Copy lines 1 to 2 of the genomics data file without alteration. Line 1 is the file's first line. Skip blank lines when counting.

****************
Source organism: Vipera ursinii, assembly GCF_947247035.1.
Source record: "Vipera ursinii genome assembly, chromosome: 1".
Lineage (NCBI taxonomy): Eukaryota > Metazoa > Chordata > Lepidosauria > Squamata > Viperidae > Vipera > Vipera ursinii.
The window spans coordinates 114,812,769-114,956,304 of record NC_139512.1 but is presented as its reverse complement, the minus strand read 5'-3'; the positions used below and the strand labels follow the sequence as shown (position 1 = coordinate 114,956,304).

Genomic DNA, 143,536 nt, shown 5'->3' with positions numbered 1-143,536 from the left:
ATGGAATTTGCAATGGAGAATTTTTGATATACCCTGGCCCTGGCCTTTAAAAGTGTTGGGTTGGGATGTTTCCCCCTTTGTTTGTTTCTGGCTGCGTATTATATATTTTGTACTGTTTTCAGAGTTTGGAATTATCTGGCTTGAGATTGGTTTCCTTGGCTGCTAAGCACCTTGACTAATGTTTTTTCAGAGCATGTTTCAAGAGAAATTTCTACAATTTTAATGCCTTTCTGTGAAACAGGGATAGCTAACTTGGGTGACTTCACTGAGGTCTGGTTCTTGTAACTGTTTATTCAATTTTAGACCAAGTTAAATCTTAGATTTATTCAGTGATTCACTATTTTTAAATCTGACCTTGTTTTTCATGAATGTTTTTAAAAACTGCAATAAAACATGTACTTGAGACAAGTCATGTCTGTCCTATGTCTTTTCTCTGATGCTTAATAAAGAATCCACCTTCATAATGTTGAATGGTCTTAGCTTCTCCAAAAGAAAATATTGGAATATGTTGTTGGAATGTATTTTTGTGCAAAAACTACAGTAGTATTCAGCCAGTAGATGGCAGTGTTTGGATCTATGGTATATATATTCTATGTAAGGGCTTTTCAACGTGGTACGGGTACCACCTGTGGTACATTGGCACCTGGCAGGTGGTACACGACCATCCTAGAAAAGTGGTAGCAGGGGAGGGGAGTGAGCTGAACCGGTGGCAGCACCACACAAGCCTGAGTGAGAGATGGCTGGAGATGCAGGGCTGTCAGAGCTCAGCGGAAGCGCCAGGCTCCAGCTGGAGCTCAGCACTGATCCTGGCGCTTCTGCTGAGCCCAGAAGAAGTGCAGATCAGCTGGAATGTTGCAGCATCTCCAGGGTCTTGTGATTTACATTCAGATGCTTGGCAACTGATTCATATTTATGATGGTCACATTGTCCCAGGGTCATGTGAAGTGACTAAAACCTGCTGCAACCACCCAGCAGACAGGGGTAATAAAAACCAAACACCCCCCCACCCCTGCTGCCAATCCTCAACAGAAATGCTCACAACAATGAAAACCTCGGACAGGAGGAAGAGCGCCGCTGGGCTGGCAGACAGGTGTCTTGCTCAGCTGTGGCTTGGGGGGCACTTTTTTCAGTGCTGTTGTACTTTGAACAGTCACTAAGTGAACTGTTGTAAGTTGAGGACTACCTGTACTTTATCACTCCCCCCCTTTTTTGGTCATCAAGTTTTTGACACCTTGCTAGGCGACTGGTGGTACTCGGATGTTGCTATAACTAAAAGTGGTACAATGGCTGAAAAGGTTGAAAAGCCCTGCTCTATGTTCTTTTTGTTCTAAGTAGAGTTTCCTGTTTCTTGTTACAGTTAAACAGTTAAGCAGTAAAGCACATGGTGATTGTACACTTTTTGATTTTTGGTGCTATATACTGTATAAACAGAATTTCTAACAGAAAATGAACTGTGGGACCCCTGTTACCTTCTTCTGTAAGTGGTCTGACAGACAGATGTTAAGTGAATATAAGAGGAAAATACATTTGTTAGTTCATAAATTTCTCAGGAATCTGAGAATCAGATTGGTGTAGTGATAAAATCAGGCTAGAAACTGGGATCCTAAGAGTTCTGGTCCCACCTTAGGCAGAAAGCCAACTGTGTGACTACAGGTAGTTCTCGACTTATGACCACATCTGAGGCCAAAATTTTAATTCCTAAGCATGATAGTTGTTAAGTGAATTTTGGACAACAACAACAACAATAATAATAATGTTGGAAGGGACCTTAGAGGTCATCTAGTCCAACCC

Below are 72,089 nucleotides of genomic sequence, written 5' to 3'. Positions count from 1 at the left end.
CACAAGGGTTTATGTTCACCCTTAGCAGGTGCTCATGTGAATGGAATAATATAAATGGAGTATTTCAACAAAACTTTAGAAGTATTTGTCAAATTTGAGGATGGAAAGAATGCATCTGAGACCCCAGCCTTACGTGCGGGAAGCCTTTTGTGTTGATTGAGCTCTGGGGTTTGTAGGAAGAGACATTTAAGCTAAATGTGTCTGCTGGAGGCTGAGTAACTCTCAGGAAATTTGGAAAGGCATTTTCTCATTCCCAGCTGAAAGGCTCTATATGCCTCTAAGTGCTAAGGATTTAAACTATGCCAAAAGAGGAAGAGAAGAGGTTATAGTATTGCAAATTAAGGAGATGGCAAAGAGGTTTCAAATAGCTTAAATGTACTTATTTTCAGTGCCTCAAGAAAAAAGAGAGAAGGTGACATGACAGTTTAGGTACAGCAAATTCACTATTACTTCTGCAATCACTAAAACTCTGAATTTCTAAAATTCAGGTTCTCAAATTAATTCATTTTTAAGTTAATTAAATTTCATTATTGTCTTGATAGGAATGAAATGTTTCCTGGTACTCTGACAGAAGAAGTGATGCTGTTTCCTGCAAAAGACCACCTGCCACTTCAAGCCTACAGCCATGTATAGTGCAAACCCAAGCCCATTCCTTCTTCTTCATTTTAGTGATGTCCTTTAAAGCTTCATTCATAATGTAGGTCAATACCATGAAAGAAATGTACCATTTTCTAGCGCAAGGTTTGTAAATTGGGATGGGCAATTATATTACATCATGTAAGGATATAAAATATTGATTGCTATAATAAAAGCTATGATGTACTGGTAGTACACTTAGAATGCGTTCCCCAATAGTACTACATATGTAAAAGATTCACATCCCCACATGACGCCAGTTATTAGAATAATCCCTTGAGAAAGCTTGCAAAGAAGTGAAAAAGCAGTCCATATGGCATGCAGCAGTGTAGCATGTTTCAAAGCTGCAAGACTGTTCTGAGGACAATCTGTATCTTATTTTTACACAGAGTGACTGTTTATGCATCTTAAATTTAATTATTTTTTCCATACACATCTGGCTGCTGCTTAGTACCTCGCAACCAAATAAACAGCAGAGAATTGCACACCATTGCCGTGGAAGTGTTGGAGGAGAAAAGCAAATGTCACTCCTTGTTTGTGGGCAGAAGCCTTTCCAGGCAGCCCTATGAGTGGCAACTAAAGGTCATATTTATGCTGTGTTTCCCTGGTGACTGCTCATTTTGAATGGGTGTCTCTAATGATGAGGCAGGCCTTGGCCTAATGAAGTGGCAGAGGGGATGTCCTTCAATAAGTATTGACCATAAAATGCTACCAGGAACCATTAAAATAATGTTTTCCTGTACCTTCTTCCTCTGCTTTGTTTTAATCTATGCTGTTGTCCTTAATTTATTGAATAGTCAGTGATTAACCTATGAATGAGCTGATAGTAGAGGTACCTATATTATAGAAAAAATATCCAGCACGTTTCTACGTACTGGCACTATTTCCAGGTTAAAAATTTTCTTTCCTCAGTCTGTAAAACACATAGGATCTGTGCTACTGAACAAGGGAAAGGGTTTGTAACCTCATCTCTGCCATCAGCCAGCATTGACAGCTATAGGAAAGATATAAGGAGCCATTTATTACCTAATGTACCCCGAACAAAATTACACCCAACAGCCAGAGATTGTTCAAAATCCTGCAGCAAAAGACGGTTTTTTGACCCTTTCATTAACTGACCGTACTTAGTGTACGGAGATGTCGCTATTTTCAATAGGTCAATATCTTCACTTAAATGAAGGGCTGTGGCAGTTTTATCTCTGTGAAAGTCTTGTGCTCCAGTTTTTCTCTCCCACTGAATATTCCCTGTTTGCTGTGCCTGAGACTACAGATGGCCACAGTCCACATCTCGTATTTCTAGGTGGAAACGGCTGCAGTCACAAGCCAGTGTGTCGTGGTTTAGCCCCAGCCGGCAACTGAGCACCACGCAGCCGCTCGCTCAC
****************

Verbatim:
Source organism: Vipera ursinii, assembly GCF_947247035.1.
Source record: "Vipera ursinii genome assembly, chromosome: 1".